It is interesting to notice that the North Sea flood (I will tentatively use this appellative here) is a latecomer in the geosciences, although it is physically located in the cradle of modern geology! The fact that the data is located under the sea should not be an excuse. This is not any sea but the English Channel, arguably the most investigated seafloor in the world!
I believe it has more to do with Lyell’s lingering ghost of which the late Derek Ager—an enemy of creationism!—said in the preface of his last book (seen by many as his scientific testament):
‘Just as politicians rewrite human history, so geologists rewrite earth history. For a century and a half the geological world has been dominated, one might even say brain-washed, by the gradualistic uniformitarianism of Charles Lyell. Any suggestion of “catastrophic” events has been rejected as old-fashioned, unscientific and even laughable.’14
There may be another reason for the late recognition of European glacial and subglacial floods: the mountains. In North America (where most of the glacial and subglacial floods have been documented) the mountain ranges run north-south or north-east–south-west and are located at the edges of the continent. Thus there was no mountainous barrier for either the ice sheet growing southward from the Arctic, or the meltwater it produced when the Ice Age ended. In Europe (where the ice sheet also advanced from the north) on the other hand, the Pyrenees, Alps, Tatras and Carpathians created a massive east-west barrier from the Atlantic to the Black Sea (continued beyond by the Caucasus, Karakorum and Himalayas). This barrier effectively stopped the advance of ice and when meltwater accumulated behind it, may have directed most of it towards the western and eastern ends of the obstacle. It is therefore possible that the North Sea flood was fed by more than just local meltwater.
There is another interesting possibility: the Black Sea flood being caused not by invading Mediterranean Sea waters (as believed by the advocates of this catastrophic event15) but by meltwater running east and then south across the Ukrainian steppe and into the Black Sea. This could have caused the Black Sea to overflow eastward, cutting or deepening the Bosporus. Maybe the Caspian and Aral seas were also formed this way. Nobody has yet searched for traces of such a glacial or subglacial flood in Eastern Europe, but given the incredible momentum of this neo-catastrophic approach, it may happen anytime now!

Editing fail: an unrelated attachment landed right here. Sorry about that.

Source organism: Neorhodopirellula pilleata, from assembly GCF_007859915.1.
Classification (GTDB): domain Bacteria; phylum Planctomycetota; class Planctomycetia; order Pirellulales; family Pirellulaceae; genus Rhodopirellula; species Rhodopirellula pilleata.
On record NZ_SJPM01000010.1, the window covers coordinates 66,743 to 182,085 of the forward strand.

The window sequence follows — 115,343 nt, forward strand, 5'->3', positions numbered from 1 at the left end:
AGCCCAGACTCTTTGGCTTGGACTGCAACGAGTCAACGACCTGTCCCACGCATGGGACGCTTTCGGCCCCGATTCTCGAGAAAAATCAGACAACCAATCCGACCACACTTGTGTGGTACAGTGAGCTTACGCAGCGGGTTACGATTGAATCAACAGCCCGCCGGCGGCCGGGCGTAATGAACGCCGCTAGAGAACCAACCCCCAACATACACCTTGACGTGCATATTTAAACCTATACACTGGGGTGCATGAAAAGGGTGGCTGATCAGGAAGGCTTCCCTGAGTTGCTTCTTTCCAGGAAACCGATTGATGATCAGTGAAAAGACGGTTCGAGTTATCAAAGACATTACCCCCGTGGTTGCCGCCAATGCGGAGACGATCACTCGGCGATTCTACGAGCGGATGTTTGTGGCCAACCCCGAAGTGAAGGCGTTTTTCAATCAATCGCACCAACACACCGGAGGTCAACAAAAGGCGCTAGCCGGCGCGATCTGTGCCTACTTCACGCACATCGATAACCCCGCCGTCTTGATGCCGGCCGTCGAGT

Clearly, there is an increased willingness for the evolutionary geology establishment to accept catastrophes within geological history (‘the rare event’ as Ager calls it). However, the establishment is adamant that these catastrophes were isolated and widely spaced in time. So, whenever catastrophes are recognized, they have to fit the long-age geologic timetable (‘reinforcement syndrome’).
All these floods were a consequence of the Quaternary Ice Age, for which creationists have the only plausible explanation. The Ice Age occurred after the Genesis Flood and was a consequence of it. Furthermore, the post-Flood Ice Age was unique (in spite of the fact that some evolutionists have postulated up to 40 glacial events during what we call the Ice Age16).
Within the biblical timeframe, all these catastrophic floods occurred close to each other and their cumulative effect on global climate must have been dramatic. Semi-closed seas like the Mediterranean, the Black Sea, the Red Sea could have been ‘flooded’ or/and overflowed repeatedly.